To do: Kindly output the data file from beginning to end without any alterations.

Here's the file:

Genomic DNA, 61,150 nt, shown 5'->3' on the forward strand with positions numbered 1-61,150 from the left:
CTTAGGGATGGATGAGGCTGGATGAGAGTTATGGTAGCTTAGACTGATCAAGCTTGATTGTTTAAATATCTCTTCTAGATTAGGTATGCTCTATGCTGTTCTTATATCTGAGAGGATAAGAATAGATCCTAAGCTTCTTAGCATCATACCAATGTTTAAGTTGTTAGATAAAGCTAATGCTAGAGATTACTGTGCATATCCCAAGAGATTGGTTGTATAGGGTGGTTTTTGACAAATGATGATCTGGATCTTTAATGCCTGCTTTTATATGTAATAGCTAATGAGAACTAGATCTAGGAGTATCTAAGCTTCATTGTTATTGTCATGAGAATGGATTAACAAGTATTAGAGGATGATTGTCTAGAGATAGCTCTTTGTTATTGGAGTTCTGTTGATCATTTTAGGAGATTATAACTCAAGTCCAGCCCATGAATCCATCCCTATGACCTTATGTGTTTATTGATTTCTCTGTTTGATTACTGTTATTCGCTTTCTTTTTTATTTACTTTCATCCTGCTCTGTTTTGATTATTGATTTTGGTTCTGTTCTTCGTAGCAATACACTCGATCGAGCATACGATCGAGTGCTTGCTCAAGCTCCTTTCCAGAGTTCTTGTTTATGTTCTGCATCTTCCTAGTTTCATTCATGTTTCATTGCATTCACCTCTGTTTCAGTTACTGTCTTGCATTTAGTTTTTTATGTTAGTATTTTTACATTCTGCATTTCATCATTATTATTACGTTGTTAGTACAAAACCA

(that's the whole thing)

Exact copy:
Genomic DNA, 61,150 nt, shown 5'->3' on the forward strand with positions numbered 1-61,150 from the left:
CTTAGGGATGGATGAGGCTGGATGAGAGTTATGGTAGCTTAGACTGATCAAGCTTGATTGTTTAAATATCTCTTCTAGATTAGGTATGCTCTATGCTGTTCTTATATCTGAGAGGATAAGAATAGATCCTAAGCTTCTTAGCATCATACCAATGTTTAAGTTGTTAGATAAAGCTAATGCTAGAGATTACTGTGCATATCCCAAGAGATTGGTTGTATAGGGTGGTTTTTGACAAATGATGATCTGGATCTTTAATGCCTGCTTTTATATGTAATAGCTAATGAGAACTAGATCTAGGAGTATCTAAGCTTCATTGTTATTGTCATGAGAATGGATTAACAAGTATTAGAGGATGATTGTCTAGAGATAGCTCTTTGTTATTGGAGTTCTGTTGATCATTTTAGGAGATTATAACTCAAGTCCAGCCCATGAATCCATCCCTATGACCTTATGTGTTTATTGATTTCTCTGTTTGATTACTGTTATTCGCTTTCTTTTTTATTTACTTTCATCCTGCTCTGTTTTGATTATTGATTTTGGTTCTGTTCTTCGTAGCAATACACTCGATCGAGCATACGATCGAGTGCTTGCTCAAGCTCCTTTCCAGAGTTCTTGTTTATGTTCTGCATCTTCCTAGTTTCATTCATGTTTCATTGCATTCACCTCTGTTTCAGTTACTGTCTTGCATTTAGTTTTTTATGTTAGTATTTTTACATTCTGCATTTCATCATTATTATTACGTTGTTAGTACAAAACCA